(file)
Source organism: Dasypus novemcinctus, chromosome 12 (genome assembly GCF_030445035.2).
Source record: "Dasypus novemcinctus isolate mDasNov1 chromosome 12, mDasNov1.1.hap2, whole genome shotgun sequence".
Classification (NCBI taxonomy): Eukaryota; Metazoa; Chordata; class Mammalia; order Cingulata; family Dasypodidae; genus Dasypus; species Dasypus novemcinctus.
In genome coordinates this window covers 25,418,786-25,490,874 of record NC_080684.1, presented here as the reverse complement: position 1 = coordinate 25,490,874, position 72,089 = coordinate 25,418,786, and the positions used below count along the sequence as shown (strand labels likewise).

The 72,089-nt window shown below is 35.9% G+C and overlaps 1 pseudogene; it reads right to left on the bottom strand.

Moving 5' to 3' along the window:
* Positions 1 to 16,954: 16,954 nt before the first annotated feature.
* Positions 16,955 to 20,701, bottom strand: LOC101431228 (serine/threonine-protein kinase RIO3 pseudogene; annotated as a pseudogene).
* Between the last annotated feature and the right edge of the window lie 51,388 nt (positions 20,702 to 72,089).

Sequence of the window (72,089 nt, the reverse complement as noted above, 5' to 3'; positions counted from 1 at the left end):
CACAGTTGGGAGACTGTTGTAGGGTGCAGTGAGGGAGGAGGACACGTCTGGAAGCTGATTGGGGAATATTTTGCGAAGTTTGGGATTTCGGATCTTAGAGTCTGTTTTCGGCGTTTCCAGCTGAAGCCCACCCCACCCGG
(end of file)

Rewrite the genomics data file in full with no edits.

Source organism: Dasypus novemcinctus, chromosome 12 (genome assembly GCF_030445035.2).
Source record: "Dasypus novemcinctus isolate mDasNov1 chromosome 12, mDasNov1.1.hap2, whole genome shotgun sequence".
Classification (NCBI taxonomy): Eukaryota; Metazoa; Chordata; class Mammalia; order Cingulata; family Dasypodidae; genus Dasypus; species Dasypus novemcinctus.
In genome coordinates this window covers 25,418,786-25,490,874 of record NC_080684.1, presented here as the reverse complement: position 1 = coordinate 25,490,874, position 72,089 = coordinate 25,418,786, and the positions used below count along the sequence as shown (strand labels likewise).

The 72,089-nt window shown below is 35.9% G+C and overlaps 1 pseudogene; it reads right to left on the bottom strand.

Moving 5' to 3' along the window:
* Positions 1 to 16,954: 16,954 nt before the first annotated feature.
* Positions 16,955 to 20,701, bottom strand: LOC101431228 (serine/threonine-protein kinase RIO3 pseudogene; annotated as a pseudogene).
* Between the last annotated feature and the right edge of the window lie 51,388 nt (positions 20,702 to 72,089).

Sequence of the window (72,089 nt, the reverse complement as noted above, 5' to 3'; positions counted from 1 at the left end):
CACAGTTGGGAGACTGTTGTAGGGTGCAGTGAGGGAGGAGGACACGTCTGGAAGCTGATTGGGGAATATTTTGCGAAGTTTGGGATTTCGGATCTTAGAGTCTGTTTTCGGCGTTTCCAGCTGAAGCCCACCCCACCCGG